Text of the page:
Thursday, 1dec2011: I had purchased a quart of denatured alcohol for the Trangia stove at the hardware store on entering Port Gibson. With denatured alcohol the Trangia lit easily and burned much hotter, but I had burned nearly the entire quart in just four meals (and starting two camp fires). I stopped at the hardware store again, this time with the following scheme to buy a quart of white gas: I asked for the owner, explained how I was willing to pay $8 to $10 for just a quart to fill my fuel bottles (she only had gallon cans for $10) if she would let me leave the remaining 3/4 of a gallon for her to re-sell again. (I also mentioned that Walmart sold it by the quart for $7, but I’d rather buy it from her than Walmart). Being intelligent and reasonable, once she understood that I had my own bottles, she agreed. She said she was selling me the gallon for $8, just over her cost, then followed me outside and watched me carefully fill my bottles. She asked what other uses it might have as she took the remainder; I suggested degreaser. So if you need a quart of white gas on the southern end of the Natchez Trace Parkway, stop at Claiborne Ace Hardware in Port Gibson at the intersection of Highway 61 N & Old Port Gibson Rd (Highway 18) and ask for Shreve.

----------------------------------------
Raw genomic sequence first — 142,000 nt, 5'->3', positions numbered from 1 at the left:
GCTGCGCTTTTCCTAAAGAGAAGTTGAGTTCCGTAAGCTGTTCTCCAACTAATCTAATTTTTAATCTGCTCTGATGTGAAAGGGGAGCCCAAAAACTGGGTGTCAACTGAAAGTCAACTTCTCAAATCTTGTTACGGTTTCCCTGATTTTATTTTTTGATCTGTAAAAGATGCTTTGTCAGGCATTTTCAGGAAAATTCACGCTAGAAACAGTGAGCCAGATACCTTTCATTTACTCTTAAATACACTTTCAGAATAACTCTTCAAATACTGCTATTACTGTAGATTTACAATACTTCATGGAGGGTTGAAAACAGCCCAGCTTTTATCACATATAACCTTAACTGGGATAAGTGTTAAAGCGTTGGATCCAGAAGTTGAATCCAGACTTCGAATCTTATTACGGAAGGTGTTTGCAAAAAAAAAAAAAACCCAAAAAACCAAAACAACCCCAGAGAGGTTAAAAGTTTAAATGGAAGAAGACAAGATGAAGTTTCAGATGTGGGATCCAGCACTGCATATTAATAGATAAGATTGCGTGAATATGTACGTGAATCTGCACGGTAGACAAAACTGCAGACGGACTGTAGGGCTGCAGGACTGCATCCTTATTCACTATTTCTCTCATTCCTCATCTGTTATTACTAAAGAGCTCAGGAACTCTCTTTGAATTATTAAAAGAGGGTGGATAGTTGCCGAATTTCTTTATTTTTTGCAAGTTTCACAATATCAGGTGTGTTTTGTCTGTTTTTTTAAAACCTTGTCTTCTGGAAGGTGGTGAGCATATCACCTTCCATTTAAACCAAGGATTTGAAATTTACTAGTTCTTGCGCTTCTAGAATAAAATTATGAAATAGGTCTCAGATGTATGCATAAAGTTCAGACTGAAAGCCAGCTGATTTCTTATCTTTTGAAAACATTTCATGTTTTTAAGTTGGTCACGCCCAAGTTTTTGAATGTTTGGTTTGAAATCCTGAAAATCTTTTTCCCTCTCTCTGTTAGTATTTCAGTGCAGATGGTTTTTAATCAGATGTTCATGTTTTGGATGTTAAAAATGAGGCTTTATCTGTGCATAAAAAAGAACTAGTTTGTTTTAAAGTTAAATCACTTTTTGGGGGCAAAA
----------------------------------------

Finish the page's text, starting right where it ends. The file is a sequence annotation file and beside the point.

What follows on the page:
From there I got a bacon double cheeseburger, “potato logs” (and Klondike bar) at the gas station next door as takeout, and headed for the Sonics a bit north on Highway 61 and bought coffee. While I was enjoying my coffee & smuggled in lunch, a lady pulled up, saw my loaded touring bike, and asked if I was familiar with warmshowers.org. Nicole said she had marked herself as an “inactive host” after having 18 guests over the summer, and gave me her home address & phone number, saying I was welcome if I wanted to go an extra 12 miles past Natchez State Park. So coffee and contraband-burger finished, I rolled for Natchez at full speed. The Natchez Trace Parkway was treat to ride, with beautiful scenery on a perfect day.
I saw Mike & Terry on their return trip from Natchez State Park, exchanged pleasantries, and continued heading south at top speed. (I also saw one other cyclist who waved, but he didn’t slow down to converse.)
I reached Natchez State Park about sunset, and Nicole’s about an hour later. I haven’t tried using warmshowers.org before, mainly because my plans are so fluid and likely to change. Nicole was a gracious host, even offering leftover chili and spaghetti for dinner (not expected and very welcome).